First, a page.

From Ohio History Central
Text replacement - "Greeneville" to "Greenville"
<p>Although the American Indians used the fallen trees for cover, Wayne's men quickly drove them from the battlefield. As the American Indians were retreating, legend has it that Chief Me-sa-sa jumped on top of a boulder at the base of Presque Isle Hill, hoping to rally his forces. According to surviving accounts, Me-sa-sa was immediately shot and died next to the boulder. Thirty three Anglo-Americans were killed and one-hundred wounded in the Battle; American Indian forces suffered approximately twice the casualties. The fight became known as the Battle of Fallen Timbers. </p>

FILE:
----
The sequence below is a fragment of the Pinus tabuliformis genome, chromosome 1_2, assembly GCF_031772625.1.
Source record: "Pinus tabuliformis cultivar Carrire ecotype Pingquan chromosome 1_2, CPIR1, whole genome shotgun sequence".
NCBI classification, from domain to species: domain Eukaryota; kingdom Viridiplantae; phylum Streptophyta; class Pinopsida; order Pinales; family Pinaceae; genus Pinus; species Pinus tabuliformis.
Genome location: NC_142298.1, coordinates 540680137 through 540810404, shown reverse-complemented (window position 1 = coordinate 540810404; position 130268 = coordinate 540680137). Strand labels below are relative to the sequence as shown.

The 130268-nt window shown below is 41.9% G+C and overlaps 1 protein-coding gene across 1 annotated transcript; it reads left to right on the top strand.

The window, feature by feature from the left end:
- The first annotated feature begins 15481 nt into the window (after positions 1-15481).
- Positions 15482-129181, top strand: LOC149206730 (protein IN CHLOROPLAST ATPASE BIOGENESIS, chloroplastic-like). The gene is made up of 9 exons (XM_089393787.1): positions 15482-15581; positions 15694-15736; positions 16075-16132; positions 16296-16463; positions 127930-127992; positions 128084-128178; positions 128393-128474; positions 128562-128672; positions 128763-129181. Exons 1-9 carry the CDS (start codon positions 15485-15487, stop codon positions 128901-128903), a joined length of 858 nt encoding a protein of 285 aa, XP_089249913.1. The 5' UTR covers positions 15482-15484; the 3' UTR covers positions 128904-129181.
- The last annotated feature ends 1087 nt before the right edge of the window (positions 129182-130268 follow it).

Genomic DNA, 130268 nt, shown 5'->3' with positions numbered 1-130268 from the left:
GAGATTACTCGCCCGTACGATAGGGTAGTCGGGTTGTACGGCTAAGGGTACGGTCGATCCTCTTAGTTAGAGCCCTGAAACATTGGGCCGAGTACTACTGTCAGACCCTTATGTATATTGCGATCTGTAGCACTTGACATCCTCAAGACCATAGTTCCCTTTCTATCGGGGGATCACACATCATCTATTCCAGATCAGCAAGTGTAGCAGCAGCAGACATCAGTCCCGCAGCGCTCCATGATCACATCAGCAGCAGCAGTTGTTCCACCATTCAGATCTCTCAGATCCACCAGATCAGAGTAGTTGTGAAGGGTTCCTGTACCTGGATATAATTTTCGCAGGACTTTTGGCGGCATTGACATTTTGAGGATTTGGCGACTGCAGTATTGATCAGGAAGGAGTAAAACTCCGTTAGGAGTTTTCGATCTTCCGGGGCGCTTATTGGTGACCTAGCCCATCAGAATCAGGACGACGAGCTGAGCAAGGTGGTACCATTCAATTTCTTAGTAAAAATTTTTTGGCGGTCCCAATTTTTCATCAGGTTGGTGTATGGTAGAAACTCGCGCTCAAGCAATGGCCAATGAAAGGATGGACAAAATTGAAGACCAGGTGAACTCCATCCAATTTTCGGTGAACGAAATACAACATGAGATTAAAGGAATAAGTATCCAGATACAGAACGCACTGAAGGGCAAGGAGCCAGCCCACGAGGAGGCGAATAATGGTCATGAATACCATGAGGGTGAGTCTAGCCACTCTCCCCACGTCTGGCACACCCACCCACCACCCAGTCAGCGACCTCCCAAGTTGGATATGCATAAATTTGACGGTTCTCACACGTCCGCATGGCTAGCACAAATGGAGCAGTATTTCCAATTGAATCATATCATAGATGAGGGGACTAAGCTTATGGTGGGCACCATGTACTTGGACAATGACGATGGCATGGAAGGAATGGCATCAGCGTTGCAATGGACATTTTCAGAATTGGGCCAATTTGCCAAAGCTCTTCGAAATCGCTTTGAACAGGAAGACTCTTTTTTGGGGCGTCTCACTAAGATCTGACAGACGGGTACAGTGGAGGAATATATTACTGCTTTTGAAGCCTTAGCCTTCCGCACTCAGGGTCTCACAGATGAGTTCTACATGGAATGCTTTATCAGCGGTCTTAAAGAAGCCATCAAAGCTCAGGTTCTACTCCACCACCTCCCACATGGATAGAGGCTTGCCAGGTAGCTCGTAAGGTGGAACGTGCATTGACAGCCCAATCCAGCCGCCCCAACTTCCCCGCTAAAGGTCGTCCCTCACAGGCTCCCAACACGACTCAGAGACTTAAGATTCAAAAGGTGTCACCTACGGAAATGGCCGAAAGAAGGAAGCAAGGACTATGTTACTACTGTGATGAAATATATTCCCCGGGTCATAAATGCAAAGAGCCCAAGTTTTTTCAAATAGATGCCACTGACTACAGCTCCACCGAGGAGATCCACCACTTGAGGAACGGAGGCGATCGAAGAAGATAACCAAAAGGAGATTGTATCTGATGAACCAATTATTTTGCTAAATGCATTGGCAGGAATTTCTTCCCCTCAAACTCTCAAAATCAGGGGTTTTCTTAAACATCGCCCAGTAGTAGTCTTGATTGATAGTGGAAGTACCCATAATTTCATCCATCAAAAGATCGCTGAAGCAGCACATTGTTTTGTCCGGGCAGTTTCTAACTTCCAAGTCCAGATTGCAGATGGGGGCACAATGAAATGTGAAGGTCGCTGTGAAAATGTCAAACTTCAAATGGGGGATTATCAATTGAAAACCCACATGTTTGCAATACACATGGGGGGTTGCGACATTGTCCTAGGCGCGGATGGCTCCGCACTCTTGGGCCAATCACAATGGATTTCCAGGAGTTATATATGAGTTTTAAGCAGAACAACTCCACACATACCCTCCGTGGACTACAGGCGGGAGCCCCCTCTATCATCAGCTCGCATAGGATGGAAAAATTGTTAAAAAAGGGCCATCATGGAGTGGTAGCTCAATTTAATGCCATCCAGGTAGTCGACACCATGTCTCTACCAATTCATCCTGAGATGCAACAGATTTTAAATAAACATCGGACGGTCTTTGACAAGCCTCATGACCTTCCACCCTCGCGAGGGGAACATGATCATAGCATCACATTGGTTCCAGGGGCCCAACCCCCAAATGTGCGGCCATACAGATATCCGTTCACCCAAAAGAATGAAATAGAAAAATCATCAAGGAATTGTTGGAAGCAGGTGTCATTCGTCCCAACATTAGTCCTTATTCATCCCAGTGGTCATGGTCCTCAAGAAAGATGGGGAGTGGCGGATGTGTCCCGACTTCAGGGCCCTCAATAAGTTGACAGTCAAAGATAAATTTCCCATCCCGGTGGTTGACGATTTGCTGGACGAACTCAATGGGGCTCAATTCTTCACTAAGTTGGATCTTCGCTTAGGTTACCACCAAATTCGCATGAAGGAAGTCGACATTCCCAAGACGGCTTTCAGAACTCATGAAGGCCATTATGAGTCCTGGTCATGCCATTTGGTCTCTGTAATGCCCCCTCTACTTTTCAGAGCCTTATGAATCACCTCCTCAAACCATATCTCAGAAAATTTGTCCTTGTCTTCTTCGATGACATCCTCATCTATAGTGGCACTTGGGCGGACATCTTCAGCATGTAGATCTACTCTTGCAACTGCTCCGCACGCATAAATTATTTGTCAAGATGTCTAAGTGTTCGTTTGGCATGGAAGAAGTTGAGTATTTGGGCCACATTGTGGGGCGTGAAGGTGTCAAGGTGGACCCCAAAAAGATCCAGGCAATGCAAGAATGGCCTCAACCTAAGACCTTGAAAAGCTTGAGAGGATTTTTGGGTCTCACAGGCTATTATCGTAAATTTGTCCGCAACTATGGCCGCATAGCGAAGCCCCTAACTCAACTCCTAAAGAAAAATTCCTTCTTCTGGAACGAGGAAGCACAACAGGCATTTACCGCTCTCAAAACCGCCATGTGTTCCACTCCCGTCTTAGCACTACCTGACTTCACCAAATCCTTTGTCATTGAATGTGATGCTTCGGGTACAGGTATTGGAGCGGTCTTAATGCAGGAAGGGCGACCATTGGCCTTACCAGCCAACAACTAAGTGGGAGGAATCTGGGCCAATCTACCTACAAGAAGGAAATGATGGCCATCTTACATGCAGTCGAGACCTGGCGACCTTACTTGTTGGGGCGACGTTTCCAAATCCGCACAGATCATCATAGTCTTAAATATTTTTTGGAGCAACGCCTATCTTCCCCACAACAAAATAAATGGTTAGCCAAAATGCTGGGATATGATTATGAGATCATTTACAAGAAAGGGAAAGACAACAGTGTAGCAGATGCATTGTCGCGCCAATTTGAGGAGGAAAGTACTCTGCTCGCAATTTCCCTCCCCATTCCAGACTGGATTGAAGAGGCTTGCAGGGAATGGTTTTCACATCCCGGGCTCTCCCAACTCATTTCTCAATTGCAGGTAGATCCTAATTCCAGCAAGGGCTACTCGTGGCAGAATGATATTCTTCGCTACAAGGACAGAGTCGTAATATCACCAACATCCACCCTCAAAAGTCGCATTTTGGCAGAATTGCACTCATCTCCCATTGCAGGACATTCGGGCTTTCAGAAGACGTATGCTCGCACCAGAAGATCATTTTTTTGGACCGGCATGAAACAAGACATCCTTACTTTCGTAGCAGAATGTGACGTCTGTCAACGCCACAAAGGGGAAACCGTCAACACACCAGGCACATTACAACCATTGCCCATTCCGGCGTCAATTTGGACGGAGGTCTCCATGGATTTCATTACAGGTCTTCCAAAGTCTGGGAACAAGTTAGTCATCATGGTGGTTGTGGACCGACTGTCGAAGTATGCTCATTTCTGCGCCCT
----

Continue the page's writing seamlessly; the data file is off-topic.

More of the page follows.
<p>Following the battle, the boulder where Me-sa-sa was shot become a shrine in his memory. Locals routinely found offerings, such as beef, corn, and trinkets, on the boulder. The boulder became known as Turkey Foot Rock. It is still visible today at the site of the Battle of Fallen Timbers.</p>
<p>For the next year, Wayne attempted to negotiate a treaty with the American Indians. They realized that they were at a serious disadvantage with the Americans, especially because of Great Britain's refusal to support them. On August 3, 1795, the Treaty of
Greeneville was signed. Representatives from the Miami, the Wyandot (Lenape), Shawnee, Lenape (Delaware), and several other tribes agreed, or were made to agree, to move to the northwestern part of what is now the State of Ohio. Me-sa-sa's attempts to drive invading Anglo-Americans from the region was unsuccessful. Few of Ohio's American Indian peoples, however, concurred with the treaty, and American Indians continued to resist Anglo-American encroachment onto history American Indian homelands for much of the two decades to come. </p>